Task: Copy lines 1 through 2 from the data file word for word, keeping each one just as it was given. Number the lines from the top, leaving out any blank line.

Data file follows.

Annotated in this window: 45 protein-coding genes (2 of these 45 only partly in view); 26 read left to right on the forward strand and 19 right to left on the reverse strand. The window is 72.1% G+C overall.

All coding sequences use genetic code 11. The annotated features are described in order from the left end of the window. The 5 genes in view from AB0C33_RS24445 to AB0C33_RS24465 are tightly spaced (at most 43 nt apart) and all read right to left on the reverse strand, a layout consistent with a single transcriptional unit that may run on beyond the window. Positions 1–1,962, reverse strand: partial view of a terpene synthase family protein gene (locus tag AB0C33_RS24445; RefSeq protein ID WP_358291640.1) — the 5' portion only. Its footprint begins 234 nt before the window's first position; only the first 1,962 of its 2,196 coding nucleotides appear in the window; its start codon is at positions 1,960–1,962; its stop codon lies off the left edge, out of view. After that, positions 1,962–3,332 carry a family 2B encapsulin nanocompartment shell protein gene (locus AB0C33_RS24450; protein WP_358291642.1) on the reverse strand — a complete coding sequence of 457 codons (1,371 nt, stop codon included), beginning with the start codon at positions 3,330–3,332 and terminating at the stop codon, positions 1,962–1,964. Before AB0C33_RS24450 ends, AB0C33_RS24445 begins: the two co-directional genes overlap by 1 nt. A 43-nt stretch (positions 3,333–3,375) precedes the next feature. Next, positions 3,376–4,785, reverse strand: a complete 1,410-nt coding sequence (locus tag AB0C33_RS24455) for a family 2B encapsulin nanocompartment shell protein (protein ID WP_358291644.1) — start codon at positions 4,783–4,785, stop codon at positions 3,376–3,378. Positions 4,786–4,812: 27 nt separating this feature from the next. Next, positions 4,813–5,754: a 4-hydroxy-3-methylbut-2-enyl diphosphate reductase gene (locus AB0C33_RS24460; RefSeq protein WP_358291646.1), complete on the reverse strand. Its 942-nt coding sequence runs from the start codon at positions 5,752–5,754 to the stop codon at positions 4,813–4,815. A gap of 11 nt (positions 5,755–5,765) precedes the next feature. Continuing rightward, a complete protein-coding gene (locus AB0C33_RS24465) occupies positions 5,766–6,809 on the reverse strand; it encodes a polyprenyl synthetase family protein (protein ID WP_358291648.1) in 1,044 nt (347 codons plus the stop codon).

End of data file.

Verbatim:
Annotated in this window: 45 protein-coding genes (2 of these 45 only partly in view); 26 read left to right on the forward strand and 19 right to left on the reverse strand. The window is 72.1% G+C overall.

All coding sequences use genetic code 11. The annotated features are described in order from the left end of the window. The 5 genes in view from AB0C33_RS24445 to AB0C33_RS24465 are tightly spaced (at most 43 nt apart) and all read right to left on the reverse strand, a layout consistent with a single transcriptional unit that may run on beyond the window. Positions 1–1,962, reverse strand: partial view of a terpene synthase family protein gene (locus tag AB0C33_RS24445; RefSeq protein ID WP_358291640.1) — the 5' portion only. Its footprint begins 234 nt before the window's first position; only the first 1,962 of its 2,196 coding nucleotides appear in the window; its start codon is at positions 1,960–1,962; its stop codon lies off the left edge, out of view. After that, positions 1,962–3,332 carry a family 2B encapsulin nanocompartment shell protein gene (locus AB0C33_RS24450; protein WP_358291642.1) on the reverse strand — a complete coding sequence of 457 codons (1,371 nt, stop codon included), beginning with the start codon at positions 3,330–3,332 and terminating at the stop codon, positions 1,962–1,964. Before AB0C33_RS24450 ends, AB0C33_RS24445 begins: the two co-directional genes overlap by 1 nt. A 43-nt stretch (positions 3,333–3,375) precedes the next feature. Next, positions 3,376–4,785, reverse strand: a complete 1,410-nt coding sequence (locus tag AB0C33_RS24455) for a family 2B encapsulin nanocompartment shell protein (protein ID WP_358291644.1) — start codon at positions 4,783–4,785, stop codon at positions 3,376–3,378. Positions 4,786–4,812: 27 nt separating this feature from the next. Next, positions 4,813–5,754: a 4-hydroxy-3-methylbut-2-enyl diphosphate reductase gene (locus AB0C33_RS24460; RefSeq protein WP_358291646.1), complete on the reverse strand. Its 942-nt coding sequence runs from the start codon at positions 5,752–5,754 to the stop codon at positions 4,813–4,815. A gap of 11 nt (positions 5,755–5,765) precedes the next feature. Continuing rightward, a complete protein-coding gene (locus AB0C33_RS24465) occupies positions 5,766–6,809 on the reverse strand; it encodes a polyprenyl synthetase family protein (protein ID WP_358291648.1) in 1,044 nt (347 codons plus the stop codon).